W3C home > Mailing lists > Public > www-style@w3.org > September 2012

Re: Discussing possibilities of a 'CSS-ignore' rule.

From: François REMY <fremycompany_pub@yahoo.fr>
Date: Sun, 23 Sep 2012 14:45:46 +0200
Message-ID: <EAD0A59FEF8F4894B817AD71A19B080B@FREMYD2>
To: "Ketan Singh" <singh.ketan7@gmail.com>
Cc: <www-style@w3.org>
I can’t help but repeat the arguments I already gave.

The selectors matched by an element can’t depend on the result of the style applied on it, because that style depends on the selectors that matched it. At least, it can’t using pure CSS. The text color of a “<span>text</span>” with “span { color: blue; css-ignore: external }” is an undecidable problem and browsers, being software programs, can’t resolve undecidable problems.

The use cases that one would like to solve with “css-ignore” on css-ignore should rely on some other mechanism instead, like IFRAMES and Web Components.

From: Ketan Singh 
Sent: Sunday, September 23, 2012 12:18 PM
To: Garrett Smith 
Cc: www-style@w3.org 
Subject: Re: Discussing possibilities of a 'CSS-ignore' rule.
Well, my apologies for mentioning the use-case on the first place. I should have come to the point at once.
About the 'potential blocking of popup' issue, the client have ordered the app for themselves, so most probably that's not going to happen, given that they requested for the 'whole experience'.

I'm kind of new to mailing lists, I'm not here to debate on programming ideologies and best practices. I just want to share my thoughts on how we can take CSS forward, and I hope someone could spare a minute for the idea. 
I'd insist that you go through my last mail, and let me know your thoughts on it.


On Sun, Sep 23, 2012 at 7:43 AM, Garrett Smith <dhtmlkitchen@gmail.com> wrote:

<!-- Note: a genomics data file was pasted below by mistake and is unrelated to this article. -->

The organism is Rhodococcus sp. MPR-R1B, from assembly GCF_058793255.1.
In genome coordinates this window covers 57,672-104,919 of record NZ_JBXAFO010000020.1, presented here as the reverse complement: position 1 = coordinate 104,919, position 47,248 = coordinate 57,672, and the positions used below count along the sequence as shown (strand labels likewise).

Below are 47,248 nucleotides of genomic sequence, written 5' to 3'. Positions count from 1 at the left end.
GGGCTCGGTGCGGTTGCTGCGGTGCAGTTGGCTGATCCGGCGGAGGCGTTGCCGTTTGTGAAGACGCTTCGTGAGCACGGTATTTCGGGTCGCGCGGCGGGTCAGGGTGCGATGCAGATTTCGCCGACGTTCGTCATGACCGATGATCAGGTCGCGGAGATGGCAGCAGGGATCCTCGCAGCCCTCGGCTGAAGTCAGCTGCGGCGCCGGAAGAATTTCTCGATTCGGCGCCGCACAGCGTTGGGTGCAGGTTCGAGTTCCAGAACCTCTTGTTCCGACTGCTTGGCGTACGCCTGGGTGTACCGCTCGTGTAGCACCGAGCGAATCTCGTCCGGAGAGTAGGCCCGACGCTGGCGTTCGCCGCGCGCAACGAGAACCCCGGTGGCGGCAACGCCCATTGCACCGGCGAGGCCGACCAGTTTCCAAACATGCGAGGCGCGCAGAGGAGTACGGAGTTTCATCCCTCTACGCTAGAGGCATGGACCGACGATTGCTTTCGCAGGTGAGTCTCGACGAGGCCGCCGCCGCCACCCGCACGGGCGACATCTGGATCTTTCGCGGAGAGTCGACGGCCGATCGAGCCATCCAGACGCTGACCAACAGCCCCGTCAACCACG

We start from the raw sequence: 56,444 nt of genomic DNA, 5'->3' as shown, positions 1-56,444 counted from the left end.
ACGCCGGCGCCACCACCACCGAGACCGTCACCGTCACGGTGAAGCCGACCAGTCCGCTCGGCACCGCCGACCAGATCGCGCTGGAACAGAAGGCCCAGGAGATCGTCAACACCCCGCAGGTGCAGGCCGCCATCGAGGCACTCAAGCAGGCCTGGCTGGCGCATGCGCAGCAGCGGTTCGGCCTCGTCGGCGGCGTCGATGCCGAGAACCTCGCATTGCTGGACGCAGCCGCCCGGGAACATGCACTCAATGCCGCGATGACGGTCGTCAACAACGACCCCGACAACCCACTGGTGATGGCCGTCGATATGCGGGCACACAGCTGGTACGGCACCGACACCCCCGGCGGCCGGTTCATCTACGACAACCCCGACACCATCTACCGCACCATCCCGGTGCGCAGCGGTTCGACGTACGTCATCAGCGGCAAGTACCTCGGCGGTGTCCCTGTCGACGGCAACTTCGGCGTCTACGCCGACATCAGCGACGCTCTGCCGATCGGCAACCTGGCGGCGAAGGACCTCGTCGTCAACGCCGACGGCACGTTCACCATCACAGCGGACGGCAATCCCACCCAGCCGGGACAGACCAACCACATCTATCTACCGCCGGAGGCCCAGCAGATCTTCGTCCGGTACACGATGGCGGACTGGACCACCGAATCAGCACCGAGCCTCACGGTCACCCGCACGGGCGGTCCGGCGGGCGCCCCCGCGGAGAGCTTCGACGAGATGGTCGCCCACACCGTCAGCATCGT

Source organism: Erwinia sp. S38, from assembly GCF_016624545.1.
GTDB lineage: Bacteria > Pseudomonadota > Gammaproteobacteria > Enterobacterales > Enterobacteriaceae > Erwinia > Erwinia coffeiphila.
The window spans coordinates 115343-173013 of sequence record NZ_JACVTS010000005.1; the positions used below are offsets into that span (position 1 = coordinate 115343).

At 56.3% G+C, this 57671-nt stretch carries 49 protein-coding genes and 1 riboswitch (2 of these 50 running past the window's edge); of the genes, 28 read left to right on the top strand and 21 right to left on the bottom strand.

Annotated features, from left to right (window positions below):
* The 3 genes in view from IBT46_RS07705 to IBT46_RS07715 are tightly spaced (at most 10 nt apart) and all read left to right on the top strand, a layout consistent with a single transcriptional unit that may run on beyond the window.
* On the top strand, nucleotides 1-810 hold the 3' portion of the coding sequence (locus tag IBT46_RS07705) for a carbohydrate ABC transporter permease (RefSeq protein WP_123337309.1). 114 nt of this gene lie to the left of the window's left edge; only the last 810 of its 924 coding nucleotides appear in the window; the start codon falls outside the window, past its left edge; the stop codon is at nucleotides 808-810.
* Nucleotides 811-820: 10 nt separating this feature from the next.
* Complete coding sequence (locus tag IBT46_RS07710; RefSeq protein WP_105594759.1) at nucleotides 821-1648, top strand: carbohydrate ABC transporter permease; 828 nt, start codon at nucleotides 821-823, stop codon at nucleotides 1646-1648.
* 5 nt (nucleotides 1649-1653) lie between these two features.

On 9/21/12, Ketan Singh <singh.ketan7@gmail.com> wrote:
  > Well, the project is basically an offline app, which is intended for a
  > desktop environment. The client wanted it to be done in that manner, so
  > that they could put in on the web if required. I advised them about the
  > design decisions they could consider, but they are clear about what they
  > want.
  > The popup was exclusively requested by the client. The app has a module

  The popup might be blocked by the user.

  > I'm not religious about any single web technology and if I feel comfortable

  Feelings are irrelevant here.

  > with a certain decision, I go ahead with it. Though I obviously try to make
  > use of the newest technologies available,

  Reminds me of a guy who "upgraded" the doctype to a newer version.
  Newer doctype. Must be better. Lets do it. I call this fallacy "appeal
  to new technology". Applies to anyone who served XHTML as text/html.

  because most of the time, the
  > technology's there because its better than the ones before it.
  > I really appreciate your advice, but let's talk more about the proposal I
  > made.

  Your proposal is only justified by the problems that you created using
  your comfortable methodologies. So "don't do that then".

  Twitter: @xkit
Received on Sunday, 23 September 2012 12:46:14 UTC

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